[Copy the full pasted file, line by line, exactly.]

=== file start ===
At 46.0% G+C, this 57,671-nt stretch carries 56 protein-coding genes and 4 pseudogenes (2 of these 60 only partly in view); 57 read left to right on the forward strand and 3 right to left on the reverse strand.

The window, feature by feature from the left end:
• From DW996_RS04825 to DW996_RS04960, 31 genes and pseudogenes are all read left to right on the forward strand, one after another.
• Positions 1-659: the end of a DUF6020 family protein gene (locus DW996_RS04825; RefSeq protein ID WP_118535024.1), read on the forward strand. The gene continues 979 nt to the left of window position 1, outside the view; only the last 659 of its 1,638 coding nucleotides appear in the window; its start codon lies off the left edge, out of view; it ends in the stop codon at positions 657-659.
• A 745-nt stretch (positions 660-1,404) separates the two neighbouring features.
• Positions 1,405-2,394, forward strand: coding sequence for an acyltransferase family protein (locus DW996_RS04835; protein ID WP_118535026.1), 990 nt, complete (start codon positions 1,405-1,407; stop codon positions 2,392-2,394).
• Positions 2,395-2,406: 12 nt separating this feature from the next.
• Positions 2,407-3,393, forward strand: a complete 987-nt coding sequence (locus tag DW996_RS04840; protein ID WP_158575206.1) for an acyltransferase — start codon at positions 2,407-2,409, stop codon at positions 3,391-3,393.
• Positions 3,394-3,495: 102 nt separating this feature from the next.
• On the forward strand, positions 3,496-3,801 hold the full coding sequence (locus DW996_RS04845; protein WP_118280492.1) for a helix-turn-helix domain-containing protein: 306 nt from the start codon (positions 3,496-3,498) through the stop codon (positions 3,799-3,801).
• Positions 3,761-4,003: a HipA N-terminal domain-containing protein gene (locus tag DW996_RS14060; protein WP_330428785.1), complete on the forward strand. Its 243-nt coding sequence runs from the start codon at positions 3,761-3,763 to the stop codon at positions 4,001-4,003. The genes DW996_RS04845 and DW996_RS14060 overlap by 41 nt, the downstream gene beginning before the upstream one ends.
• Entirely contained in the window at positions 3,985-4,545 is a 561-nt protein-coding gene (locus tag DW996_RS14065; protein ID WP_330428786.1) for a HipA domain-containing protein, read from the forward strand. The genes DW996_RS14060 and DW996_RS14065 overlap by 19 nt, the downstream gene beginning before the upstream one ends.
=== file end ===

At 46.0% G+C, this 57,671-nt stretch carries 56 protein-coding genes and 4 pseudogenes (2 of these 60 only partly in view); 57 read left to right on the forward strand and 3 right to left on the reverse strand.

The window, feature by feature from the left end:
• From DW996_RS04825 to DW996_RS04960, 31 genes and pseudogenes are all read left to right on the forward strand, one after another.
• Positions 1-659: the end of a DUF6020 family protein gene (locus DW996_RS04825; RefSeq protein ID WP_118535024.1), read on the forward strand. The gene continues 979 nt to the left of window position 1, outside the view; only the last 659 of its 1,638 coding nucleotides appear in the window; its start codon lies off the left edge, out of view; it ends in the stop codon at positions 657-659.
• A 745-nt stretch (positions 660-1,404) separates the two neighbouring features.
• Positions 1,405-2,394, forward strand: coding sequence for an acyltransferase family protein (locus DW996_RS04835; protein ID WP_118535026.1), 990 nt, complete (start codon positions 1,405-1,407; stop codon positions 2,392-2,394).
• Positions 2,395-2,406: 12 nt separating this feature from the next.
• Positions 2,407-3,393, forward strand: a complete 987-nt coding sequence (locus tag DW996_RS04840; protein ID WP_158575206.1) for an acyltransferase — start codon at positions 2,407-2,409, stop codon at positions 3,391-3,393.
• Positions 3,394-3,495: 102 nt separating this feature from the next.
• On the forward strand, positions 3,496-3,801 hold the full coding sequence (locus DW996_RS04845; protein WP_118280492.1) for a helix-turn-helix domain-containing protein: 306 nt from the start codon (positions 3,496-3,498) through the stop codon (positions 3,799-3,801).
• Positions 3,761-4,003: a HipA N-terminal domain-containing protein gene (locus tag DW996_RS14060; protein WP_330428785.1), complete on the forward strand. Its 243-nt coding sequence runs from the start codon at positions 3,761-3,763 to the stop codon at positions 4,001-4,003. The genes DW996_RS04845 and DW996_RS14060 overlap by 41 nt, the downstream gene beginning before the upstream one ends.
• Entirely contained in the window at positions 3,985-4,545 is a 561-nt protein-coding gene (locus tag DW996_RS14065; protein ID WP_330428786.1) for a HipA domain-containing protein, read from the forward strand. The genes DW996_RS14060 and DW996_RS14065 overlap by 19 nt, the downstream gene beginning before the upstream one ends.